As I was finishing up the manuscript for The Back of the Napkin last year, I had a bunch of fun conversations with Will Weisser and his publicity team at Portfolio, brainstorming on the promotional copy for the book. We were all excited about how the book had come together and knew we were on to something powerful. There haven't been many business books about how to solve problems with pictures, so it was hard not to say, "Wow! This is a completely new way of thinking!"
We all knew that wasn't true, of course: people have been drawing since the dawn of time. (Maybe not businesspeople, but you never know.) Which got me wondering. How old is "visual thinking" anyway? Who were the first people to use pictures as a way of understanding the world? How far did the use of pictures predate written language?
I recalled from art history classes a couple vague facts about the famous cave paintings of Lascaux in France, but couldn't put those sketchy bison into any broader context. (And frankly, with a business book about to come out, the last thing I needed to lose focus by digging through pre-ancient history.)
So it was with snowballing fascination that I read last week's New Yorker article by Judith Thurman about the earliest cave painters. From the opening paragraph, something clicked in me: this wasn't just a story about some random proto-humans a zillion years ago scratching out animals on cave walls; this is OUR story.
As Thurman makes clear, nobody has any real idea who these cave painters were or why they were compelled to draw, but we do know that they -- forgive me, WE -- drew long before we wrote. And as Picasso said after viewing the paintings at Lascaux, "They've invented everything." That got me hooked.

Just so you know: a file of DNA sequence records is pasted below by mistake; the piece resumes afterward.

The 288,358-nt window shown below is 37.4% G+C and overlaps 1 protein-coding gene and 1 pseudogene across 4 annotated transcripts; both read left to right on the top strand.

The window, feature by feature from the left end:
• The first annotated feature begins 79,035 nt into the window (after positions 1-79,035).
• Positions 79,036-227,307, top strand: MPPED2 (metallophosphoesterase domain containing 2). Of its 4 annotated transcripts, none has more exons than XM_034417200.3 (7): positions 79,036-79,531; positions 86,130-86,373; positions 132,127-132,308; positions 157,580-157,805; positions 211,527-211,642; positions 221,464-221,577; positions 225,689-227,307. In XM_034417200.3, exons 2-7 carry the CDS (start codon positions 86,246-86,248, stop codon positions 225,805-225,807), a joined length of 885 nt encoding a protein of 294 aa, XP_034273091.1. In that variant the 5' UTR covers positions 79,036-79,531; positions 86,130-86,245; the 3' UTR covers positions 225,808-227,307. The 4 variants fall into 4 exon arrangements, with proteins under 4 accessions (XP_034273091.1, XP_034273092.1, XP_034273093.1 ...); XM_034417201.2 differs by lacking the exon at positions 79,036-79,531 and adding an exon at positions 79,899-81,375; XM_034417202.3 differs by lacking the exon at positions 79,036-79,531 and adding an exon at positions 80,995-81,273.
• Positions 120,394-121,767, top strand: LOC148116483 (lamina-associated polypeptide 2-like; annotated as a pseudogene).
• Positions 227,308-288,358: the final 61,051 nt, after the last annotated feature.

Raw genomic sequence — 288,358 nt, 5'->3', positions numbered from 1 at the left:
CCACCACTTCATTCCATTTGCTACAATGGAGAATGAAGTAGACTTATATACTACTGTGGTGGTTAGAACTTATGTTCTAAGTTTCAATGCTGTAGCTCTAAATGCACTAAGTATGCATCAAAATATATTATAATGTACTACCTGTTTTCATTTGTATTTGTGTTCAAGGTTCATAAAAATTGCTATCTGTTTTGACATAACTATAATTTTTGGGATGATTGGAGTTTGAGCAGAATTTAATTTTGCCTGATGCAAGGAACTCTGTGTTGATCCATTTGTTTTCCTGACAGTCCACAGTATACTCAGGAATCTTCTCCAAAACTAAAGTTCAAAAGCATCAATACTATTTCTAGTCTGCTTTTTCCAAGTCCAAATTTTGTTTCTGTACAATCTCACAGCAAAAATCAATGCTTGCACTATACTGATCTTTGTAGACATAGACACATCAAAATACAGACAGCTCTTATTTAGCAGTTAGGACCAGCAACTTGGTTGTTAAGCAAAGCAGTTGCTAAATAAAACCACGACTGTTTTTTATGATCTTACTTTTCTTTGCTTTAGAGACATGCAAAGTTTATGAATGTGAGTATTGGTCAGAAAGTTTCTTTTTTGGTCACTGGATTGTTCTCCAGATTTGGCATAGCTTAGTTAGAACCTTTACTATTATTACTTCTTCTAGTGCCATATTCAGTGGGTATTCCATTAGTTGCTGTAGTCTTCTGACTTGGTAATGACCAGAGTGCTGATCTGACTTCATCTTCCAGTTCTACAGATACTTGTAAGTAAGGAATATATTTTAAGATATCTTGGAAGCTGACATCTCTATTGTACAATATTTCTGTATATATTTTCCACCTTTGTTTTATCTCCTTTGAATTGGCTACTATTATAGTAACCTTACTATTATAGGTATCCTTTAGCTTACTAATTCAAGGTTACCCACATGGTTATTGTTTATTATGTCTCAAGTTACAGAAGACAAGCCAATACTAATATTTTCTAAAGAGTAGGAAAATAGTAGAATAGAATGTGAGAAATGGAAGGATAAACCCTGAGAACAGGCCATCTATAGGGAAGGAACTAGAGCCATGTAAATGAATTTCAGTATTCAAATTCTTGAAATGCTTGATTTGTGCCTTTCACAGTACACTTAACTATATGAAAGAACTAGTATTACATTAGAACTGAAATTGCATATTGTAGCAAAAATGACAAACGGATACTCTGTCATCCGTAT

As much as I loved the descriptions of the paintings, the debates about how they were drawn, and the academic battles about why, what really got me about the story was the description of time; more specifically, how close we really are to the earliest humans who drew.
When I read this paragraph, my mind was officially blown:
"Since recorded history began, around 3200 BC, with the invention of writing in the Middle East, there have been some two hundred human generations."
What?? Only 200 of generations of humans since the beginning of written history? How could that be? I thought history was a lot longer than that: the ancients, the Greeks, the Romans, the dark ages... you're telling me all that happened (*everything* happened?) in a number of generations I could count in less than a minute. That I had to see.
So I mapped it out. And here's what the length of recorded history looks like, generation by generation. (Click the image to enlarge.)
Then if we add in all the generations since the earliest cave paintings ever discovered (those of the Chauvet Caves, dated to 32,000 years ago), we see that there really haven't been all that many of us. (Click the image to enlarge.)
Solving problems with pictures isn't new. It's what we've always done. "Always" just turns out to be a lot shorter than I thought.